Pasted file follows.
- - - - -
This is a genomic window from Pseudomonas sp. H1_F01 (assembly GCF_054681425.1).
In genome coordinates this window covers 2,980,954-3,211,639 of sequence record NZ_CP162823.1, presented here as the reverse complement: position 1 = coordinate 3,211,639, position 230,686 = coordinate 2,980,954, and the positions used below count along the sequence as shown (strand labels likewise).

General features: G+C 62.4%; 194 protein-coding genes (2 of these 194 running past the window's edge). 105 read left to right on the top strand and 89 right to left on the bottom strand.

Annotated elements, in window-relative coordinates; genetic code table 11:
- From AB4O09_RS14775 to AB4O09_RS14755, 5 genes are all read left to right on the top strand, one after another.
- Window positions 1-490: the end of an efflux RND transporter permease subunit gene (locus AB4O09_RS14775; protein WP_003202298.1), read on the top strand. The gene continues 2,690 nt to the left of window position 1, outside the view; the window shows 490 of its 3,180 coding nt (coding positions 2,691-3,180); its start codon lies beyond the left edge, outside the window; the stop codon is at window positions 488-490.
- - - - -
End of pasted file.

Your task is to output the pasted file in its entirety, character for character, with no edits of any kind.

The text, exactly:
This is a genomic window from Pseudomonas sp. H1_F01 (assembly GCF_054681425.1).
In genome coordinates this window covers 2,980,954-3,211,639 of sequence record NZ_CP162823.1, presented here as the reverse complement: position 1 = coordinate 3,211,639, position 230,686 = coordinate 2,980,954, and the positions used below count along the sequence as shown (strand labels likewise).

General features: G+C 62.4%; 194 protein-coding genes (2 of these 194 running past the window's edge). 105 read left to right on the top strand and 89 right to left on the bottom strand.

Annotated elements, in window-relative coordinates; genetic code table 11:
- From AB4O09_RS14775 to AB4O09_RS14755, 5 genes are all read left to right on the top strand, one after another.
- Window positions 1-490: the end of an efflux RND transporter permease subunit gene (locus AB4O09_RS14775; protein WP_003202298.1), read on the top strand. The gene continues 2,690 nt to the left of window position 1, outside the view; the window shows 490 of its 3,180 coding nt (coding positions 2,691-3,180); its start codon lies beyond the left edge, outside the window; the stop codon is at window positions 488-490.